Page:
I'm currently applying to a masters program in a field unrelated to my current line or work. I am lucky to have a job that I love in a different field. Will this make the admissions committee question my commitment to their program? I am satisfied with my current job, but the Masters would enable me to try and do my dream job.

In case it's relevant, my PhD is in physics, and the Masters is in Computer Game Engineering. I am applying to a one year, full time taught Masters at a UK institution. (Related to this question.)

3 Answers 3


Giving the impression that you might be a person who doesn't stick around for long can indeed be a negative when job hunting (although there are exceptions). I suppose conceivably it might be a problem for some PhD admissions scenarios. But I can't imagine it would affect you when applying for a masters. They just want to be confident that you will stay for one year -- and the life story that your CV tells will not throw that into question!

I once read about a musician, top in his instrument, with a successful concertizing career, who went back to school to study medicine, and then after ten years practicing medicine successfully, went back to concertizing. From that we see that if you're good, you're good, and that's what people care about.

One of the things that makes you good is that you are not afraid to follow your nose, and pursue things you want to learn more about. You don't need to hide that.


If it is a full time master, I strongly advise you against having a job, especially a full-time one, at the same time. I don't know what the degree you're applying for looks like, but a master's course is usually pretty demanding and requires a lot of personal work. By pursuing two full-time activities at the same time, I think you put both of them at risk.

  • I would leave my job but I was worried the reaction would be why would you want to change direction if you already have a job that you love? I should have been more clear with my question. Sorry about that
    – Beetroot
    Commented Sep 27, 2015 at 15:40
  • @Beetroot Only you have the answer to that. Why do you want to change direction if you already have a job that you love? What is your project? I don't think people at uni admissions are here to pass judgment on your life choices. They are here to assess whether you are qualified for the degree you're applying for.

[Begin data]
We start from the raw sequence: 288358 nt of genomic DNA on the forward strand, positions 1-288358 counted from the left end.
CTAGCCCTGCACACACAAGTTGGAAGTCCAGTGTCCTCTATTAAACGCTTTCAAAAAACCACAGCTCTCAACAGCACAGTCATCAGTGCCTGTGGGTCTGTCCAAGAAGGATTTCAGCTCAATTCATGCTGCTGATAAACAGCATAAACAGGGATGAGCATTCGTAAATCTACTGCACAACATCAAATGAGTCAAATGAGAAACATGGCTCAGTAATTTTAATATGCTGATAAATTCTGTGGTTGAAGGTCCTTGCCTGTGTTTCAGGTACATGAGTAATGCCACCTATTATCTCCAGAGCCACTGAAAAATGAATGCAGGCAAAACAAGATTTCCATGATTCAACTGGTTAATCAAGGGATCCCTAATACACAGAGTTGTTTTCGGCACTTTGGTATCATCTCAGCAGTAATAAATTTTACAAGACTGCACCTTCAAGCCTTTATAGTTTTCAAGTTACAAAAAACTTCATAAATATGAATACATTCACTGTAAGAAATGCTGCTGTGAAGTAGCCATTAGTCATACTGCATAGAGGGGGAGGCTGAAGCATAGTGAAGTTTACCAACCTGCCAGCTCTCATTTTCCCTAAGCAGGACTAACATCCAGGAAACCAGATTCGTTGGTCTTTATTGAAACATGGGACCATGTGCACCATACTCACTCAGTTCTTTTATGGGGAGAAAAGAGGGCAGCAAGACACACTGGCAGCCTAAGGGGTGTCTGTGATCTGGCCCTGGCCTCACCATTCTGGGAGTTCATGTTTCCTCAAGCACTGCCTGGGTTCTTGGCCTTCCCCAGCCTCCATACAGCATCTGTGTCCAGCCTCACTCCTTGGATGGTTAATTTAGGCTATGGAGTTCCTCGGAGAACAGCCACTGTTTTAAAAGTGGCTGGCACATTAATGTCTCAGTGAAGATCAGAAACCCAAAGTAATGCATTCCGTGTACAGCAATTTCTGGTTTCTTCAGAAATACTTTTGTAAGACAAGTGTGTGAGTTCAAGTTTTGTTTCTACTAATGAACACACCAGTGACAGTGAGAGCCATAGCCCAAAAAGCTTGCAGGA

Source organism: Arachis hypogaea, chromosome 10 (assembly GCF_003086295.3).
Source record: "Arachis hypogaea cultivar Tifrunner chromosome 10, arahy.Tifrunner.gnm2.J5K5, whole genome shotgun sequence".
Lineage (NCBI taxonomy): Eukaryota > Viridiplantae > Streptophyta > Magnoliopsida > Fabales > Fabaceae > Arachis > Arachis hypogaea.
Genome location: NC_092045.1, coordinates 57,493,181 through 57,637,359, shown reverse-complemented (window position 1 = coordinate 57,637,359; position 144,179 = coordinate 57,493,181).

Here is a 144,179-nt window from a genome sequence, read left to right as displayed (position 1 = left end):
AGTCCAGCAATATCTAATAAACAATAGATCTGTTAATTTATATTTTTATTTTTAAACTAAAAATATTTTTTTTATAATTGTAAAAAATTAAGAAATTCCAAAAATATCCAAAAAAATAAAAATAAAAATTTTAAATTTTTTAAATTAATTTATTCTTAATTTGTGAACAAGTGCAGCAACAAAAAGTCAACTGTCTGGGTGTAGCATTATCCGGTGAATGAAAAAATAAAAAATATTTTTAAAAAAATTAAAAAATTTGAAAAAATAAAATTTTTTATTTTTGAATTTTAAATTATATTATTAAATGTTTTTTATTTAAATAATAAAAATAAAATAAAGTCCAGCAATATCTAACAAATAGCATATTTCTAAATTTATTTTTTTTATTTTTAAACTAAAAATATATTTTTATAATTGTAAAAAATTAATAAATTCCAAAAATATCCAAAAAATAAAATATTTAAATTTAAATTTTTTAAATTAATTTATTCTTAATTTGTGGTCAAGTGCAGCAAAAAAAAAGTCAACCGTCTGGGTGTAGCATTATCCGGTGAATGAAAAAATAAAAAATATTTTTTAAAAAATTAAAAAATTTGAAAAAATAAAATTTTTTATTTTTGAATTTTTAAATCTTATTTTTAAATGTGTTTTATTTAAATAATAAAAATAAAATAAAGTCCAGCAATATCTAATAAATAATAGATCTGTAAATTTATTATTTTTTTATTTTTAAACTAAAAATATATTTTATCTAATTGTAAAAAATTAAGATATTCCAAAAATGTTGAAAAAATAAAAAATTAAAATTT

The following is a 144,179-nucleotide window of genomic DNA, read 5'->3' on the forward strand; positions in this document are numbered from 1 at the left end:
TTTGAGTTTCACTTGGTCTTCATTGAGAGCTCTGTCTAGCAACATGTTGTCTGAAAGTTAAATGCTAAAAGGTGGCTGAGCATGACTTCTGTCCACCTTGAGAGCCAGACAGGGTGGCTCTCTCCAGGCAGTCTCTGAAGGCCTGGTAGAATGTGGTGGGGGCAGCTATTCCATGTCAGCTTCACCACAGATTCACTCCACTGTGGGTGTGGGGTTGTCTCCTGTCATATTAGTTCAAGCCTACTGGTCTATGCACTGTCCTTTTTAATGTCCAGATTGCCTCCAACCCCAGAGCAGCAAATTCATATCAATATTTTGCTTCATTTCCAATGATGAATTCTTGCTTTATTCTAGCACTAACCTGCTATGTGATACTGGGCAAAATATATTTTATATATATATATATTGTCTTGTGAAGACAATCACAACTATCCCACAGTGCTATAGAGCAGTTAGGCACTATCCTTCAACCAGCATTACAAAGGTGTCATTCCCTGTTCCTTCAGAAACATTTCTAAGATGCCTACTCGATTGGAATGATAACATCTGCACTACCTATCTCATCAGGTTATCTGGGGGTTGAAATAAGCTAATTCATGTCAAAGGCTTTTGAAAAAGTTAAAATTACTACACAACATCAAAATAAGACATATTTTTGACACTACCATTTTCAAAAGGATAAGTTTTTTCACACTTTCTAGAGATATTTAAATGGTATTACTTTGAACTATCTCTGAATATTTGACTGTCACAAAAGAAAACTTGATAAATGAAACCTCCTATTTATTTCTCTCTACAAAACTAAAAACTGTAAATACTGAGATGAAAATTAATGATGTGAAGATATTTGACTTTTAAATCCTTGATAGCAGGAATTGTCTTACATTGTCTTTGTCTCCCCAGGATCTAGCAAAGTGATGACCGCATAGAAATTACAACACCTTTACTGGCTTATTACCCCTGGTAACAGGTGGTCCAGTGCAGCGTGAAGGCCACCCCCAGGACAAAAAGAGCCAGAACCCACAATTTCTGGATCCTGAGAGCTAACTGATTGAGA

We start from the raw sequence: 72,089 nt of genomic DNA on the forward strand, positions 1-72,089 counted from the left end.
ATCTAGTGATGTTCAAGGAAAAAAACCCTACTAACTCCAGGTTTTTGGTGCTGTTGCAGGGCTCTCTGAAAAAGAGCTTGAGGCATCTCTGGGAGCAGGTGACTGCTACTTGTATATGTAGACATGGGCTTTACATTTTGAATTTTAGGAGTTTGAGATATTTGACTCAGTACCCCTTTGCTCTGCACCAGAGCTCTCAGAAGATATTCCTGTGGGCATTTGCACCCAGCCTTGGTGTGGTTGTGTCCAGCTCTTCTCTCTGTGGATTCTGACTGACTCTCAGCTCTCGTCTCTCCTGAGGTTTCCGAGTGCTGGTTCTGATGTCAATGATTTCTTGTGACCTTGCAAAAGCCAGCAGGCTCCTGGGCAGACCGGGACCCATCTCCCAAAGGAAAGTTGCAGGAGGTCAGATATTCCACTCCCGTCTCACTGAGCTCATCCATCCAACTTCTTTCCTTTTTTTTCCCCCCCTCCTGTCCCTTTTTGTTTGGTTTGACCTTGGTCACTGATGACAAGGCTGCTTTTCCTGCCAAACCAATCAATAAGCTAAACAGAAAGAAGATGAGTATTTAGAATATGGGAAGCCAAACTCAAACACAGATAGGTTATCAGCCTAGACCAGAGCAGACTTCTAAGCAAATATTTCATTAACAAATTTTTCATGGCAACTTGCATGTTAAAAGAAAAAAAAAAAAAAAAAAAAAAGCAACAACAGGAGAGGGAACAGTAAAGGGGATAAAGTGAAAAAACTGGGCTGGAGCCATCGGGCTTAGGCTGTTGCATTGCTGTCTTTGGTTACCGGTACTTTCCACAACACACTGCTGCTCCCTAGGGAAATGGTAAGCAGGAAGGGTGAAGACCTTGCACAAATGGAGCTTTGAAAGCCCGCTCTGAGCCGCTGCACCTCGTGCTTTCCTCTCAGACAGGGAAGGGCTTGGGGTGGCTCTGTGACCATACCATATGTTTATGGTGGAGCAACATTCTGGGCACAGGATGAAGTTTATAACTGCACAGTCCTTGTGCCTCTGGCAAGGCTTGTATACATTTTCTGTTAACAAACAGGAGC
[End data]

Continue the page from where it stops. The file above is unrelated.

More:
– Eusebius
    Commented Sep 27, 2015 at 16:14

A person qualified in another area (such as a Phd in Physics) who wanted to learn a new topic (like computer game development) would likely be welcomed on a full-time taught masters course. Full-time taught masters courses are often designed for those who want a change in direction and have the motivation to focus for the year to achieve that goal.

There are people who want to be an astronaut, for example, who go back and learn new skills and knowledge and collect several degrees in the process.

You do have to have an interregnum in employment, as a full-time course is exactly that. A lot of daily, weekly and monthly time needs to be devoted to it to learn all that material that others will have picked up in a three year Bachelor's degree.

I teach on such a course and we have many "career change" applicants who are well qualified in other fields. It is quite normal.

  • 1
    This is word-for-word identical to the answer you posted here, but the question is very different. I don't think this answer applies to this question in the same way.
    – eykanal
    Commented Sep 27, 2015 at 16:45
  • @eykanal - I typed up this one first and then realised I'd answered the wrong one of the OP's questions! I felt it still applied after re-reading both questions, so left it here as it appeared useful..... Commented Sep 27, 2015 at 17:58

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